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Monday, January 31, 2005

The Russia That Was

The Library of Congress has a wonderful online exhibition of photographs taken by Sergei Mikhailovich Prokudin-Gorskii, "the photographer to the Tsar".

The photographs of Sergei Mikhailovich Prokudin-Gorskii (1863-1944) offer a vivid portrait of a lost world--the Russian Empire on the eve of World War I and the coming revolution. His subjects ranged from the medieval churches and monasteries of old Russia, to the railroads and factories of an emerging industrial power, to the daily life and work of Russia's diverse population.

In the early 1900s Prokudin-Gorskii formulated an ambitious plan for a photographic survey of the Russian Empire that won the support of Tsar Nicholas II. Between 1909-1912, and again in 1915, he completed surveys of eleven regions, traveling in a specially equipped railroad car provided by the Ministry of Transportation.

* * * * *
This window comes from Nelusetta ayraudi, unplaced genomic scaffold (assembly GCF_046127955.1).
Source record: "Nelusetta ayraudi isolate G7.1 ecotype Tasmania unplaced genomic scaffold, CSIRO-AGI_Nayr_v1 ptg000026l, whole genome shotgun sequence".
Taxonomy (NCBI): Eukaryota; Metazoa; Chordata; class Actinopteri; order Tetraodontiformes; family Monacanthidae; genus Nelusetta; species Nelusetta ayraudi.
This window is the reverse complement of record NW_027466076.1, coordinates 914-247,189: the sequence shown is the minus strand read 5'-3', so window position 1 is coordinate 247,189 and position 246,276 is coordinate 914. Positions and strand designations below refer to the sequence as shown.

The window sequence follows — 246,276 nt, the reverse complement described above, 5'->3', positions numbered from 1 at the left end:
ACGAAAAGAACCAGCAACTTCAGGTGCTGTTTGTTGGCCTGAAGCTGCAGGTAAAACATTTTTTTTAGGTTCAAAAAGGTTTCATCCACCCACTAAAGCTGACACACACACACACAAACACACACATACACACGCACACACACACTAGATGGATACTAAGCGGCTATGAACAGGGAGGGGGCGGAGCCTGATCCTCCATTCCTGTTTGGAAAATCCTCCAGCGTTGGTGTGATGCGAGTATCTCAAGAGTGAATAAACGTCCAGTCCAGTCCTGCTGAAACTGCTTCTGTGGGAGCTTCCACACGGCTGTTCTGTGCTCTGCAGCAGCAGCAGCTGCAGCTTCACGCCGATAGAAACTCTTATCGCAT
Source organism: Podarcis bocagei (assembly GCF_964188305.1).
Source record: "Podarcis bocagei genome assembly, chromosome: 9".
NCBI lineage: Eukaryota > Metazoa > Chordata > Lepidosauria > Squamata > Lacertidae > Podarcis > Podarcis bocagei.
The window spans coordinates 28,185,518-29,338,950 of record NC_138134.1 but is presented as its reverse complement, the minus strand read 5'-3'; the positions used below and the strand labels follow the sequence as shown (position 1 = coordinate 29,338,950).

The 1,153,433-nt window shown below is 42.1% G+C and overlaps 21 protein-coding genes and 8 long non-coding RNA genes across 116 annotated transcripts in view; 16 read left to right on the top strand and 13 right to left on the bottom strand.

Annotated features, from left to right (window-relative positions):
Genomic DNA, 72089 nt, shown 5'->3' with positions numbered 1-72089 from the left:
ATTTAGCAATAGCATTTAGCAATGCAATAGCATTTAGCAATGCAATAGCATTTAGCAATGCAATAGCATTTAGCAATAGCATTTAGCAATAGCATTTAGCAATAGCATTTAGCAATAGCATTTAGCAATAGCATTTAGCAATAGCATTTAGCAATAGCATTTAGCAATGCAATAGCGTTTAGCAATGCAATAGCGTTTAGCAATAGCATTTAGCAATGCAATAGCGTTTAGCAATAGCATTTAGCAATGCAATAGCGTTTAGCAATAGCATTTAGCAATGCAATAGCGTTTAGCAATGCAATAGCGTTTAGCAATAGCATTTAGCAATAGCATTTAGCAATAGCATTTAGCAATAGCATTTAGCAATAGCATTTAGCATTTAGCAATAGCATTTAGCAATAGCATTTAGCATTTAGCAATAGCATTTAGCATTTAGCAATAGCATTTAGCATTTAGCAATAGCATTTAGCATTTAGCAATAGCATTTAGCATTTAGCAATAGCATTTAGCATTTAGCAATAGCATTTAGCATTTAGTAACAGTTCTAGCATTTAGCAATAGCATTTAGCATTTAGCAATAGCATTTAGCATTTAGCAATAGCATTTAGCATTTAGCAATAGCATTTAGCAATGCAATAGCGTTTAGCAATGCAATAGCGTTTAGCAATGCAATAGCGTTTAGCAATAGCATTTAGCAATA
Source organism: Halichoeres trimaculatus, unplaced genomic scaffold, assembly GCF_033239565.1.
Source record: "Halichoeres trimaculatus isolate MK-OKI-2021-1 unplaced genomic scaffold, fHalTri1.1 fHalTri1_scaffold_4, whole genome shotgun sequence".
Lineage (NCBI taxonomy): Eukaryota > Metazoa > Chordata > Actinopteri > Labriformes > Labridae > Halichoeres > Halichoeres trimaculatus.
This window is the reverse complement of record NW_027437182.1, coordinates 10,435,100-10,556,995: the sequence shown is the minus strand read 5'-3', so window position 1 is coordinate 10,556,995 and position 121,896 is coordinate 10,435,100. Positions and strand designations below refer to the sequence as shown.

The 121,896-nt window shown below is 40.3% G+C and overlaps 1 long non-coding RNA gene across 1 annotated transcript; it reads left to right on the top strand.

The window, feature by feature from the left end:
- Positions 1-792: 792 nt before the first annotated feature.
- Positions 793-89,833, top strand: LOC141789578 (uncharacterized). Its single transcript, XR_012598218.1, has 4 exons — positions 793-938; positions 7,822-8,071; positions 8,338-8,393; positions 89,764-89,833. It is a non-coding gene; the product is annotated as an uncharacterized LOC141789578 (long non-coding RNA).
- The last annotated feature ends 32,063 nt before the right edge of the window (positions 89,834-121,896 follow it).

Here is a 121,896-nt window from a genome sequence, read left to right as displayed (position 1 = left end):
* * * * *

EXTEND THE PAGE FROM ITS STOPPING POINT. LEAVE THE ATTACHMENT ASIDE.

There are some truly stunning pictures in this collection, wrapping a painterly sense of color and light with a hyper-realistic sheen. It is amazing to think that many of these photos are now around a century old, and to dwell on the enormous change that this world would soon be experiencing.

Some of my favorites:
Cathedral of St. Nicholas, Mozhaisk
The Emir of Bukhara
Jewish Children with their Teacher
Portrait of Pinkhus Karlinsky, 84 Years Old
View of the Nilova Monastery

(Hat tip: Abiola Lapite)

Update (3:27 PM, Jan. 31st, 2005): I'd crossposted this from the Dictionary of Received Ideas and in the comments there Explora mentioned that Yale's Beinecke Library has a collection of the Tsar's photo albums. Go here and type in 'Romanov'.

|| RPH || 6:46 PM || |